PIRACY incidents have reached record lows globally, but emerging piracy hotspots are reinforcing the ongoing threat to seafarers, according to Nautilus International.

Saffiyah Khalique, a writer for Nautilus International, said piracy still has mental and physical impacts for seafarers in high-risk areas, as well as economic impacts for coastal states and shipping companies.

Drawing on data from the International Maritime Bureau, Ms Khalique said monthly incidents have dropped over the past year.

The reduced incidents have been attributed to anti-piracy initiatives, the efforts of shipping organisations, and engagement from international navies.

“Thanks to these efforts, there is a cause for cautious celebration with reported piracy and armed robbery incidents hitting the lowest figures since 1994,” Ms Khalique said.

Progress has been reported off the coast of Somalia, in the Gulf of Aden, and in the Gulf of Guinea.

Despite the improvements, Somali pirates are still capable of carrying out attacks, and the Gulf of Guinea remains a high-risk area for seafarers.

Ms Khalique noted the Gulf of Guinea continues to account for all kidnapping incidents globally, the IMB describing the pirates operating in the region as well-armed, violent, and with a history of attacking crews far from the coast.

According to the IMB, Southeast Asia now has the highest rates of piracy and armed robbery, with 35 attacks reported in the Singapore Straits in 2021, compared with 23 in the previous year.

Ms Khalique said a general warning issued in December 2019 concerning the Singapore Straits remains valid in 2022.

“The IMB notes that many of the attacks in this area occur during the night,” she said.

“They are also on the increase, with the attacks apparently carried out by one or more groups targeting passing ships, including tugs or barges, to rob them.”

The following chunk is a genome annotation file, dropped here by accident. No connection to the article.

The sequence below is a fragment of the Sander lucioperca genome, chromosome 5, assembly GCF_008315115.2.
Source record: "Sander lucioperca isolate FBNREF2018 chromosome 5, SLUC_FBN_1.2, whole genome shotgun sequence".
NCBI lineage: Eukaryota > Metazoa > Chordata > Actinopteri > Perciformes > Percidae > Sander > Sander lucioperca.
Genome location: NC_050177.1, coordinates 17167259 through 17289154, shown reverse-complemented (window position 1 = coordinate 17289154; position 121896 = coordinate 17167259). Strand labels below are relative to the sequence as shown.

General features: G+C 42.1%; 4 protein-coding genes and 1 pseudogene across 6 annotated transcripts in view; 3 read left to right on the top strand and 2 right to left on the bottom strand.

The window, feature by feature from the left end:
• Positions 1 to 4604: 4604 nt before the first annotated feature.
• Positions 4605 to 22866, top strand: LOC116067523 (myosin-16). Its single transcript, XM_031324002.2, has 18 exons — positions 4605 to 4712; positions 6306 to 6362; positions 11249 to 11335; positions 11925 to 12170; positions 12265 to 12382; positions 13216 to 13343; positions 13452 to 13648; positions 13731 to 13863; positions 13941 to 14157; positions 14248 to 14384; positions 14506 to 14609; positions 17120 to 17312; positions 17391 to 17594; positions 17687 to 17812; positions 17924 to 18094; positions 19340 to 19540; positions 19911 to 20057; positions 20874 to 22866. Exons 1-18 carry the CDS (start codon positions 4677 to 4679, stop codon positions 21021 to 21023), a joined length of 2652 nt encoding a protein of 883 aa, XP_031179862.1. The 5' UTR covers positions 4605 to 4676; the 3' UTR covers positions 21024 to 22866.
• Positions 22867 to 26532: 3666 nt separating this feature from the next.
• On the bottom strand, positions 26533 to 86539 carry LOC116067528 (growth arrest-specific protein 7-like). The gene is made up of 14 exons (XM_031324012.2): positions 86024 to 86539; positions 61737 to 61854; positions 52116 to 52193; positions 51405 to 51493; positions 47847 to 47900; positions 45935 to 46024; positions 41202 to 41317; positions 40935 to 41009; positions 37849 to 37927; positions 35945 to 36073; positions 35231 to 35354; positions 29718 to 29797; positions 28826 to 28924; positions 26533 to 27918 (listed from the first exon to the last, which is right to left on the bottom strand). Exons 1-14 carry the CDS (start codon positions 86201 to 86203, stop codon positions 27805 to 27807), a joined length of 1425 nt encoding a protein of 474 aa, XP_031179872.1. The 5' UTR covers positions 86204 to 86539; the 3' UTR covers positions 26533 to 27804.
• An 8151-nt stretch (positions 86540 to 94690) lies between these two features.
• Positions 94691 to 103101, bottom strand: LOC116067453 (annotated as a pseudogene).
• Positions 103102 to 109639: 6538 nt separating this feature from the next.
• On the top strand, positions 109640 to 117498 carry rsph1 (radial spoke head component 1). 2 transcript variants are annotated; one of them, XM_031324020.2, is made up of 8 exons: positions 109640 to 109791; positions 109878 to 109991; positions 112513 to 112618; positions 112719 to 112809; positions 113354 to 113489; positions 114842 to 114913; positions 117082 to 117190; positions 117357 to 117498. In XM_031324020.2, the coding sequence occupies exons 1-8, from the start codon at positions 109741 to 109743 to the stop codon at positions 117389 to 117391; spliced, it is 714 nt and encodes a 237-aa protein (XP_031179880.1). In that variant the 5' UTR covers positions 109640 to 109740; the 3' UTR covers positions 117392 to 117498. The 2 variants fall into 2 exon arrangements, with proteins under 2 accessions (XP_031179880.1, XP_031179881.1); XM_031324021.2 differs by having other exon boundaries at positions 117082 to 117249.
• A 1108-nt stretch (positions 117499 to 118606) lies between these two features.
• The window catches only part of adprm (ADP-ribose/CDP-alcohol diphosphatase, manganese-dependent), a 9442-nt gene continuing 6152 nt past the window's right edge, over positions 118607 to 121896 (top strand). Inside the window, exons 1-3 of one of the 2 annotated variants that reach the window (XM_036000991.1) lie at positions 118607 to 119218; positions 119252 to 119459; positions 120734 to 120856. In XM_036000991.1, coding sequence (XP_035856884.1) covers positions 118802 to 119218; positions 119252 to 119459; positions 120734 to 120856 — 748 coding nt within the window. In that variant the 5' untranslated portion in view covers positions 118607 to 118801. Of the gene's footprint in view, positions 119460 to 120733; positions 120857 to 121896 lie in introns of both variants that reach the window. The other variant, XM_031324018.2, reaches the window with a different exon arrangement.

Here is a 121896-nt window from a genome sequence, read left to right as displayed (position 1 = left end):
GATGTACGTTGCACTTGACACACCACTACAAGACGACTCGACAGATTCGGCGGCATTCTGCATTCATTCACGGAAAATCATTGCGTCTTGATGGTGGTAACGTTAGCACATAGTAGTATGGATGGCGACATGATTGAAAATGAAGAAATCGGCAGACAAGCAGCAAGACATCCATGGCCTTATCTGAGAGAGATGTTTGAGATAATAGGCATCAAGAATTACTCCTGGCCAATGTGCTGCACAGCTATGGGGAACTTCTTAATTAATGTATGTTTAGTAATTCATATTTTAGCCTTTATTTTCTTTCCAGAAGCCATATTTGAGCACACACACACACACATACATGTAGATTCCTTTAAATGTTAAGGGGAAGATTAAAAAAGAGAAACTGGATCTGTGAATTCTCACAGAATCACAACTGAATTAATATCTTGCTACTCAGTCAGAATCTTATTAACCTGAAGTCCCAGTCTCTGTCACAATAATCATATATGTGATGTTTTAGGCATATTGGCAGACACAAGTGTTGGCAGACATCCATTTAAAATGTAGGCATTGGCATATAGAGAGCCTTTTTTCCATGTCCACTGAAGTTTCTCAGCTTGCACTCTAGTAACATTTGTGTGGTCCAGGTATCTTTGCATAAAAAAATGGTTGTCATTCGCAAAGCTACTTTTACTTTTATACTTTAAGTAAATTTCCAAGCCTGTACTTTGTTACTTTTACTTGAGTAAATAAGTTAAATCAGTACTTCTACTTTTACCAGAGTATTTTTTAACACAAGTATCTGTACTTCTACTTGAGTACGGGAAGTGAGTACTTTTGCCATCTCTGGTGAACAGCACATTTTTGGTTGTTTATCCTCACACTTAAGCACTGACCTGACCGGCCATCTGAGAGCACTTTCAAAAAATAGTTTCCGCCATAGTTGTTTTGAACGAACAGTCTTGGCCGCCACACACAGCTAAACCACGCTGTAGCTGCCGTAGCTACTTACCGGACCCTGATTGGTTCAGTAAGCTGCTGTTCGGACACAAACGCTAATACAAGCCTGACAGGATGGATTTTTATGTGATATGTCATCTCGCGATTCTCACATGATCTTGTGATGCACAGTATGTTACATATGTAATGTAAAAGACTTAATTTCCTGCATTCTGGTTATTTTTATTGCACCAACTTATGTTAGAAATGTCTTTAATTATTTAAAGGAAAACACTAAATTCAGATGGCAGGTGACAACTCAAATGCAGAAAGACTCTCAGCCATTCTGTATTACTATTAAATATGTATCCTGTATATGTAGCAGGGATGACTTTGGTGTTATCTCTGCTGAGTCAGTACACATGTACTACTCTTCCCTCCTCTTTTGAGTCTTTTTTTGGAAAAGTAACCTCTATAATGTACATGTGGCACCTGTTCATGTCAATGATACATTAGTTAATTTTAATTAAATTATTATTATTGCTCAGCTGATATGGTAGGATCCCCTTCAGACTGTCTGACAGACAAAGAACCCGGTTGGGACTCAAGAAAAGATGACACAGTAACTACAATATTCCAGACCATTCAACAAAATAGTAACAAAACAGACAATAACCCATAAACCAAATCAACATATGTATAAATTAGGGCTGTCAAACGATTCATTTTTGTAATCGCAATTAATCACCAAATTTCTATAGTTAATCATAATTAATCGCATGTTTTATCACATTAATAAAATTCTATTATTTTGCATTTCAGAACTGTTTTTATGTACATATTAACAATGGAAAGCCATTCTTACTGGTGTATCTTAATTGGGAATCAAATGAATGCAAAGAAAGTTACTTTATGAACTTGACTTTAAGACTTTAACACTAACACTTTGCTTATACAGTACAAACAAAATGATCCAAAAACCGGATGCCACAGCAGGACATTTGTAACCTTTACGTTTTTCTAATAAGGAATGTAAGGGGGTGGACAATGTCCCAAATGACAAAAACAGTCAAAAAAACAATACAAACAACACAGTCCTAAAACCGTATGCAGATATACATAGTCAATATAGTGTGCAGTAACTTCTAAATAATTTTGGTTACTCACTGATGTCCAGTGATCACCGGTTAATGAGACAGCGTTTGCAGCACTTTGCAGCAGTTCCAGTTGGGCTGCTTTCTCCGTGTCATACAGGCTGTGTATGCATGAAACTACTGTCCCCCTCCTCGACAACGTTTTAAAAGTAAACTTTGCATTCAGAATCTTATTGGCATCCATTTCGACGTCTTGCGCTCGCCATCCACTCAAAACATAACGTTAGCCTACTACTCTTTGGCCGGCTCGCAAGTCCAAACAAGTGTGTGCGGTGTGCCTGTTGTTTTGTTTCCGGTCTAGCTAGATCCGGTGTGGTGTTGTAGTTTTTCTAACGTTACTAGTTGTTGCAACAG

According to Ms Khalique, a December 2021 report from maritime security research organisation Stable Seas found there is an economic cost to piracy.

“It found that direct monetary costs of piracy are low in comparison to the high cost of anti-piracy initiatives, increased security measures, indirect financial losses and the psychological toll suffered by seafarers,” she said.

The report includes a survey of more than 120 ship operators and security officers to understand how increased piracy threats affect the business decisions of companies working in the Gulf of Guinea.

More than half the respondents said piracy and armed robbery had caused them to decrease the scale of their activities.

More than a third of respondents not operating in the region indicated they would do so if piracy was reduced.

“Stable Seas notes that whilst these findings cannot be monetised, they do indicate that a sustainable solution to piracy would bring increased shipping volume and the associated economic benefits to coastal states relying on imports,” Ms Khalique said.

“The findings also indicate that seafarers themselves are aware of the risks posed by piracy and are also aware that they are entitled to specific protections under international law.”

The survey indicated more than half the respondents were paying increased labour costs for shipping in the region.

It found the high-risk and extended-risk areas of the Gulf of Guinea which formalise seafarer rights are having an increasingly significant impact on shippers attempting to operate there.